Vietnam textiles have been amazing for centuries, Vietnam has been silk weaving and creating beautiful embroidery. During feudal times silk was thought of as a great luxury, only worn by kings, queens and mandarins. Through out history and its dynasties, Vietnam has always had rules concerning colour, ornamentation, style and fabric of clothes worn by aristocrats. The clothes of those in power featured the royal symbols of dragons, phoenixes and tortoises.
There are many artistic avenues through which the Vietnamese express themselves such as silk painting, theatre, and wood carving. Below are explanations of the origins and development of a few key textiles and techniques. Vietnam textiles are beautiful.
To produce silk, the first stage is the weaving of the cloth to make every thread uniformly in line to ensure a smooth and soft fabric. It is then soaked, washed, dried, kept with forest resin, dyed, and sun dried twice. The resin is extracted at different points of the season for different colours. This chemical free process creates beautifully shiny and durable silk.
Vietnam’s best silk is called ‘Ha Dong’ silk and comes from of Ha Tay, southwest of Hanoi in the Red River Delta. It is believed that the art of silk weaving originated here some 2,000 years ago. However it was between the 16th 18th centuries when this region’s silk industry flourished. Today, techniques and quality have changed but there are many villages that always have and still do produce silk, for example La Ca.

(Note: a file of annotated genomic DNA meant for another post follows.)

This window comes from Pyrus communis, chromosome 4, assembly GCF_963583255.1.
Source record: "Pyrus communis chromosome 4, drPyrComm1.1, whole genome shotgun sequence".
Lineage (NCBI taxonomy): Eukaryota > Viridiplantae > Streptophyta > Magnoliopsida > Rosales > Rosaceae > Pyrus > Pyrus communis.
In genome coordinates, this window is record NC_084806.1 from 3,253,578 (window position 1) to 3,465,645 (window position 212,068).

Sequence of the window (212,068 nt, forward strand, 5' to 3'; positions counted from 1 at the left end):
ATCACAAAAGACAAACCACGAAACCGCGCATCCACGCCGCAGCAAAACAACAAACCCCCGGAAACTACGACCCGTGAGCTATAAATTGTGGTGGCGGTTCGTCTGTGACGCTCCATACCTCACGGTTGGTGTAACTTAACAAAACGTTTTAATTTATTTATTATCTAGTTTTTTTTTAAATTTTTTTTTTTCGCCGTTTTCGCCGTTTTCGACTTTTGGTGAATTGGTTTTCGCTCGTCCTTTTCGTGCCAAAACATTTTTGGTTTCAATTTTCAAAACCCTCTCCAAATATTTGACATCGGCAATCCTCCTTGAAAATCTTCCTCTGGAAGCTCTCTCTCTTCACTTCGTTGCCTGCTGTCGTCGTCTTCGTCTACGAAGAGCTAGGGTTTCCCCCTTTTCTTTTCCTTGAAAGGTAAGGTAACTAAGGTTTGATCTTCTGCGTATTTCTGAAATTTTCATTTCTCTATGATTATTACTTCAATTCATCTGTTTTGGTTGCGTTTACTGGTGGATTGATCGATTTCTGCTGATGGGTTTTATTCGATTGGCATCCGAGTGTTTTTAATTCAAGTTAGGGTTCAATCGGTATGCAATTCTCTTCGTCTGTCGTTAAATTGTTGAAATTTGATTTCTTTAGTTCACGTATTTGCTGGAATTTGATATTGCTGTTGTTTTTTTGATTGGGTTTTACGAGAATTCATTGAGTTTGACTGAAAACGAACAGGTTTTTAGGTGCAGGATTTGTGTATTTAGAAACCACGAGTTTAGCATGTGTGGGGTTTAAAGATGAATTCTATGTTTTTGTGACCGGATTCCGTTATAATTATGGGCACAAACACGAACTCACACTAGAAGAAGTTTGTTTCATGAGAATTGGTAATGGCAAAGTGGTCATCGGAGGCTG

All over Vietnam, its people use embroidery as a form of cultural expression. It was introduced into the northprovinces of Vietnam during the 17th century from China, when originally silk embroidery only used five thread colours – yellow, red, green, violet and blue.
However embroidery is thought to have existed in the village of Van Lam for seven centuries. More than 75% of the population is skilled in the embroidery with lace, due to teachings being passed down through generations. Their work varies from the size of a hand to large wall hangings. Tribes like the Hmong and Dao also use their own unique intricate embroidery and braiding styles to embellish their clothing. The Hmong also use beautiful batik designs to decorate their clothing.
Applique is used by the Hmong to set apart and identify particular tribes, but was first developed as a way of story telling. Now it has developed into an art form for many communities. This ancient technique involves sewing on fabric shapes by hand to produce decorative patterns and shapes.
If you’d like to find out more about these techniques and get involved in the culture, Colouricious are running a textile trip to Vietnam in November 2015. If you would like to find out more, do not hesitate to visit our website or contact us below